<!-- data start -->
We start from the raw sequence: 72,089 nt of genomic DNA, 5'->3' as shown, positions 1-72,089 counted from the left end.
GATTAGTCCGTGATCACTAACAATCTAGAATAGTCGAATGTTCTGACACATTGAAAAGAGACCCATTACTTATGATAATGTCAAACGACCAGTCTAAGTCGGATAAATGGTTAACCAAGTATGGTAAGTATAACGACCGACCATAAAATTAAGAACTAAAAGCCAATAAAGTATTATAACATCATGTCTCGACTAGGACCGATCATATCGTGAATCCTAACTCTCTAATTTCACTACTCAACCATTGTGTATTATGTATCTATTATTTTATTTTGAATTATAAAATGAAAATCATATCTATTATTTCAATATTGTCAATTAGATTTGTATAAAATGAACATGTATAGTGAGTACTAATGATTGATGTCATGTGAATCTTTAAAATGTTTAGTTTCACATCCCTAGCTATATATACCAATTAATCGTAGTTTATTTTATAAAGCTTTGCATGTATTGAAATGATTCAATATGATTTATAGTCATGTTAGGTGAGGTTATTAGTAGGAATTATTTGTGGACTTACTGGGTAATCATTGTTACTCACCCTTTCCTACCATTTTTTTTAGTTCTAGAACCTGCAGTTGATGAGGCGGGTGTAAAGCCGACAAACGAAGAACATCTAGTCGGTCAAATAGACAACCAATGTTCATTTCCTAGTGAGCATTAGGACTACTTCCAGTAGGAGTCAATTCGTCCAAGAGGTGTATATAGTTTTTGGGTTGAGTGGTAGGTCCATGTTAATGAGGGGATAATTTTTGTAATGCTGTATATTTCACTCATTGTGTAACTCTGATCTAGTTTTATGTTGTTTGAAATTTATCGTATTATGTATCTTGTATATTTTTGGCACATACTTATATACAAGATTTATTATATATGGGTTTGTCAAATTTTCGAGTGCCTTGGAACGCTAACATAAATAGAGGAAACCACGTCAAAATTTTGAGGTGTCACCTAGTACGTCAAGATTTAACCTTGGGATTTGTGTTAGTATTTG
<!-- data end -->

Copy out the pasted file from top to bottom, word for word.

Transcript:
We start from the raw sequence: 72,089 nt of genomic DNA, 5'->3' as shown, positions 1-72,089 counted from the left end.
GATTAGTCCGTGATCACTAACAATCTAGAATAGTCGAATGTTCTGACACATTGAAAAGAGACCCATTACTTATGATAATGTCAAACGACCAGTCTAAGTCGGATAAATGGTTAACCAAGTATGGTAAGTATAACGACCGACCATAAAATTAAGAACTAAAAGCCAATAAAGTATTATAACATCATGTCTCGACTAGGACCGATCATATCGTGAATCCTAACTCTCTAATTTCACTACTCAACCATTGTGTATTATGTATCTATTATTTTATTTTGAATTATAAAATGAAAATCATATCTATTATTTCAATATTGTCAATTAGATTTGTATAAAATGAACATGTATAGTGAGTACTAATGATTGATGTCATGTGAATCTTTAAAATGTTTAGTTTCACATCCCTAGCTATATATACCAATTAATCGTAGTTTATTTTATAAAGCTTTGCATGTATTGAAATGATTCAATATGATTTATAGTCATGTTAGGTGAGGTTATTAGTAGGAATTATTTGTGGACTTACTGGGTAATCATTGTTACTCACCCTTTCCTACCATTTTTTTTAGTTCTAGAACCTGCAGTTGATGAGGCGGGTGTAAAGCCGACAAACGAAGAACATCTAGTCGGTCAAATAGACAACCAATGTTCATTTCCTAGTGAGCATTAGGACTACTTCCAGTAGGAGTCAATTCGTCCAAGAGGTGTATATAGTTTTTGGGTTGAGTGGTAGGTCCATGTTAATGAGGGGATAATTTTTGTAATGCTGTATATTTCACTCATTGTGTAACTCTGATCTAGTTTTATGTTGTTTGAAATTTATCGTATTATGTATCTTGTATATTTTTGGCACATACTTATATACAAGATTTATTATATATGGGTTTGTCAAATTTTCGAGTGCCTTGGAACGCTAACATAAATAGAGGAAACCACGTCAAAATTTTGAGGTGTCACCTAGTACGTCAAGATTTAACCTTGGGATTTGTGTTAGTATTTG